Recently I started on Deirdre Bair’s biography of Jung, beginning with Chapter 35 (‘Why Men Had to Quarrel and Leave’), because it’s where she deals with Victor White.
A friend had written to me that this chapter depressed him, and I can see why.
Bair is determined to avoid hagiography, which is fair enough; but in bending over backwards not to idealize Jung, she seems to have lost some of her zest for her subject.
In this chapter, at least, I get no sense of the wildness and humour and joy that were part of Jung’s life.
I do not think she likes him, actually.
(Why use a word like ‘brutally’ to describe how he sent away uninvited guests when White was visiting in Bollingen?)
She sees only hostility, competition and pettiness in Jung’s relationships with most of the men and many of the women around him.
She describes their group endeavours as if they were siblings fighting over an inheritance.
It’s a dreary, seamy, somehow flat-footed account.
For example, her account of White’s and Jung’s friendship captures little of their excitement and intellectual risk-taking.
Sloppiness about the dates of published writings renders Bair’s whole account of the Jung-White relationship opaque.
Granted, I have closely studied only five pages in a book of 851, but how many similar errors does the volume contain?
Bair is strangely confused about the sequence of events in the Jung-White story, and therefore wildly mistaken, at times, when she speculates about their motives.
She says that White’s 1949 review of Jung’s lecture ‘On the Self’ was ‘a last warning salvo’ to Jung not to publish Answer to Job.
This makes no sense at all.
White’s review of ‘On the Self’ was published well before Answer to Job was even started.
And I do not know where she gets the idea that White would have issued a warning to Jung by means of a negative review.
(In his letters, as it happens, White never warned Jung against publishing Job. On the contrary, prior to 1954 he expressed only enthusiasm for its publication, a fact Bair might have known from a source she frequently cites.)
She compounds her error when she goes on to discuss White’s scathing 1955 review of Answer to Job.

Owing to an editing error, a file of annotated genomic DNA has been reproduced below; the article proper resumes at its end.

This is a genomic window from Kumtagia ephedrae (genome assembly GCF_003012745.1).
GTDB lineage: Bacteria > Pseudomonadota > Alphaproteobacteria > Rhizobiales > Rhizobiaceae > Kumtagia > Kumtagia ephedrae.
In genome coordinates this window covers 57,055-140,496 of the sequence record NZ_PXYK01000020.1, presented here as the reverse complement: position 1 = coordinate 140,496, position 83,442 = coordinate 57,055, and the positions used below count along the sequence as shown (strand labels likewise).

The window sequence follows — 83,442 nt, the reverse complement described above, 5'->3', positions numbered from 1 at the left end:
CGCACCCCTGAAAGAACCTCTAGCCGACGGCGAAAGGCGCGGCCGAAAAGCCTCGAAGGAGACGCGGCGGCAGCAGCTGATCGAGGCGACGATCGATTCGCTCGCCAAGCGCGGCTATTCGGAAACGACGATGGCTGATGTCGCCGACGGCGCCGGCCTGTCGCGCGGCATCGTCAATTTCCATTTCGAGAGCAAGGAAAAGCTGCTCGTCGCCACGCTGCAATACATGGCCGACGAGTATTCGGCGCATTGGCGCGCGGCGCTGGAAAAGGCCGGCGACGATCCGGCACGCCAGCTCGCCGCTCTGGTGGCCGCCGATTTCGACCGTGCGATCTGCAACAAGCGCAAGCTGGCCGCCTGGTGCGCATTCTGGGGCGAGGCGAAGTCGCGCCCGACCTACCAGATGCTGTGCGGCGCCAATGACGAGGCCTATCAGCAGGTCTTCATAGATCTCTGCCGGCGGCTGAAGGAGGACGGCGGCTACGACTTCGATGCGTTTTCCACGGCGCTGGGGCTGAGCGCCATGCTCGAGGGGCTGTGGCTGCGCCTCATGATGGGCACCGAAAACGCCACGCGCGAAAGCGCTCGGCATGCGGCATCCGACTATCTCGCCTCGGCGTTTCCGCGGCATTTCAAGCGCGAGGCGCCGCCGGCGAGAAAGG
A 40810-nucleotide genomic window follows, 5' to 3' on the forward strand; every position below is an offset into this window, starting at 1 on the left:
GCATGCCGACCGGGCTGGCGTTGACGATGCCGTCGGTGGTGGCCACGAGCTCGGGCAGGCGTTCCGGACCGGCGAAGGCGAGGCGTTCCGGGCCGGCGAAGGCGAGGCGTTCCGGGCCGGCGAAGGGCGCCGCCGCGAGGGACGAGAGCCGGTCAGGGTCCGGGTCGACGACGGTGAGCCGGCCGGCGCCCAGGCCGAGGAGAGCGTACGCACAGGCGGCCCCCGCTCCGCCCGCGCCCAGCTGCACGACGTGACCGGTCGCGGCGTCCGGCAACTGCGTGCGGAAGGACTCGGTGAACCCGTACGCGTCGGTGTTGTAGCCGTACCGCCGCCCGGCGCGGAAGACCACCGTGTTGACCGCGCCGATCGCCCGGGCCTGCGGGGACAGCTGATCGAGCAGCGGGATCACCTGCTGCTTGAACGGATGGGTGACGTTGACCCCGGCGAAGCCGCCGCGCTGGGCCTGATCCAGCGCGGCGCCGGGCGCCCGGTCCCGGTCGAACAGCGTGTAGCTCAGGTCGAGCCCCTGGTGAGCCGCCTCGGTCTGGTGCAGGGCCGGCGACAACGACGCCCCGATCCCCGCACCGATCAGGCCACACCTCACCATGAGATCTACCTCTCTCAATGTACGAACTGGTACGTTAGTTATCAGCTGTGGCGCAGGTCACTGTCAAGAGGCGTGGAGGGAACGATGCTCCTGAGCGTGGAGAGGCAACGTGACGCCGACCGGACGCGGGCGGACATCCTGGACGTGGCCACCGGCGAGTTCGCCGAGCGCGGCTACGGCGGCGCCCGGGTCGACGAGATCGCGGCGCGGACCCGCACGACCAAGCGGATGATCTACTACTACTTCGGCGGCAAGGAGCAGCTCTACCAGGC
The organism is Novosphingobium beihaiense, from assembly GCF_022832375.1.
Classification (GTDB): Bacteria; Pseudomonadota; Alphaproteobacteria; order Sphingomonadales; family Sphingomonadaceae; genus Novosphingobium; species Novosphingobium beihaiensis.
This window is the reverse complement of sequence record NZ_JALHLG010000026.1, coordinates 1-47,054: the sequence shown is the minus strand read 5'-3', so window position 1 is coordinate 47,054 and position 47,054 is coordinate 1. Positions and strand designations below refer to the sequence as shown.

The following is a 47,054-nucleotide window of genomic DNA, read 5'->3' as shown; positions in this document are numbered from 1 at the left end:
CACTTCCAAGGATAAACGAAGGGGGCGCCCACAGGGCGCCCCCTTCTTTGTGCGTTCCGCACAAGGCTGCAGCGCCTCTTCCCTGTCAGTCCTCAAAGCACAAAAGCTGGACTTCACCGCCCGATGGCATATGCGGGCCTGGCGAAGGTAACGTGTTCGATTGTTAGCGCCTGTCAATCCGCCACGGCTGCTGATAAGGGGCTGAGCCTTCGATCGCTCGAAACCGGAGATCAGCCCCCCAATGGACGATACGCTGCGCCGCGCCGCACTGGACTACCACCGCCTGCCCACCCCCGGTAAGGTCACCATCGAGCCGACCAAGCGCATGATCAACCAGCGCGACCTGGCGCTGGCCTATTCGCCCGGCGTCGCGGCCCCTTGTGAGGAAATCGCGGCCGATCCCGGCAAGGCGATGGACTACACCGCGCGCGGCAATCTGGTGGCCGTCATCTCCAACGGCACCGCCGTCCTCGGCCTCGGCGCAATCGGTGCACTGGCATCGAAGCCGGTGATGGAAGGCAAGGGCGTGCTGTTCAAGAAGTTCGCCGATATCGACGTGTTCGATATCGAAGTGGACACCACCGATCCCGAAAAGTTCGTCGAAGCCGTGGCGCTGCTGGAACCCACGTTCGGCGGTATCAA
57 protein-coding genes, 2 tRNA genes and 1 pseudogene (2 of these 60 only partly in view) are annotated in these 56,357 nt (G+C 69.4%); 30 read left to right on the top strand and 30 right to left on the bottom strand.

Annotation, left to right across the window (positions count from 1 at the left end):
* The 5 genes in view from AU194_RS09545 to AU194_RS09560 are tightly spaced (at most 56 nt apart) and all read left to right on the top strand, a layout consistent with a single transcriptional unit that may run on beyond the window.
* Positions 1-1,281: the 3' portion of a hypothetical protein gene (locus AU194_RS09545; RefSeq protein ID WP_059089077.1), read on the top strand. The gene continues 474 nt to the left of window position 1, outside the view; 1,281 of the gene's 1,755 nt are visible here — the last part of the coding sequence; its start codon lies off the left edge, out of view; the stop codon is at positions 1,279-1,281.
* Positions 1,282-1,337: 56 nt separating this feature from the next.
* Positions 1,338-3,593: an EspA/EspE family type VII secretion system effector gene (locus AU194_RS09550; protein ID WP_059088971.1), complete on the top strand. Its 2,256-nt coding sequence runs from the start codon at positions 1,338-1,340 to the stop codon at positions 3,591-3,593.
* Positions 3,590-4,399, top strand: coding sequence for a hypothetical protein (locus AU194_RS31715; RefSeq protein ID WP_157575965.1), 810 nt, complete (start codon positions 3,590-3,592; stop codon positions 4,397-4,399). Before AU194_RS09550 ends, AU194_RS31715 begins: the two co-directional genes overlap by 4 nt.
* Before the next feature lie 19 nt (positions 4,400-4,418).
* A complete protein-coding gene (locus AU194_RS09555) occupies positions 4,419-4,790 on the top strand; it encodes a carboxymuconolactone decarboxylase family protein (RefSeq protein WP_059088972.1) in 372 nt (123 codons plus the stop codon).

In Bair’s version of events, Jung replied to this review with a letter of ‘uncharacteristically even-tempered moderation’, calling it a ‘correctio fatuorum’. But no.
Jung’s ‘correctio fatuorum’ letter, written on the last day of 1949, was rather a heated response to White’s review of ‘On the Self’.
Stung by White’s unexpected criticism, and perhaps forgetting that his friend could not read Greek, in this letter Jung entered the lists armed with lengthy quotations (handwritten in Greek) from a sermon of Basil the Great.
With this letter, the great debate about privatio boni was fully engaged.
On another matter, Bair says White was under pressure from his Order, citing a passage in my book for support.
Unfortunately my book does not support her here, because the passage in question (pp. 98ff) describes how much White’s plight was caused by his own internal ambivalence as he tried to hold onto mutually contradictory points of view.
True, he also suffered the blow of losing his academic appointment.
But, as I have tried to make clear, this was due partly to historical accident, partly to the actions of a specific individual in his Order.
It was not caused by overall policy.
Otherwise White wouldn’t have been awarded the STM degree, or come so close to being Regent of Studies.
It is also untrue (as shown in my book) that White attempted belatedly to prove his loyalty to his Order by publishing his damning review of Job.
In early 1955 it was too late for him to get his Oxford position back, for one thing.
And he wouldn’t have changed anyone’s mind by writing such an over-the-top review.
No, I am afraid the excesses of that review were not calculated; they came (if this hyperbole can be excused) from White’s bowels, not his head.
It’s often tempting to outsiders to suspect a Catholic religious order of being a monolith; I started years ago with that hypothesis, but by the time I wrote my book on Jung and White I had learned better.
I wish Bair would not give me so much credit for how she tells that part of White’s story.
I’m embarrassed to think of English Dominicans reading her book and perhaps not recognizing how much she’s twisted my arguments to make her own.
Finally, she makes contrary-to-fact statements about the letters of Jung and White, once again citing me in support of errors.
In one footnote she states that I’m the only person who has ever read White’s letters to Jung.
(Perhaps she means my book is the only place, so far, where one can find published excerpts from them?)
In another note she writes that my ‘Appendix A’ explains why the letters have never been and never will be published in their entirety.
I am mystified: did she read the source she cites?
‘Appendix A’ of In God’s Shadow lays out the history of the Jung-White letters.
For 30 years after Jung’s death his letters to and from White were held by his son in strict confidentiality, while scholars were denied access.
In 1990, however, for reasons spelled out in the appendix, Franz Jung and the other Jung heirs decided to release the Jung-White letters to two people, Adrian Cunningham and myself.
Franz Jung later wrote (and permitted me to print) a statement about this event, saying that his father had always intended this important correspondence to be published.
It is good to be able to add that after years of preparation the Jung-White Letters are now almost ready for the publisher.
My positive take on Bair’s book is that her research will help Adrian Cunningham and myself to fill in some of the remaining gaps in the footnotes for The Jung-White Letters.
Thanks to her interview with C.A. Meier, for instance, I now know the names of the doctors who visited Jung’s house every fortnight in the 1940s.
Books by Ann Lammers: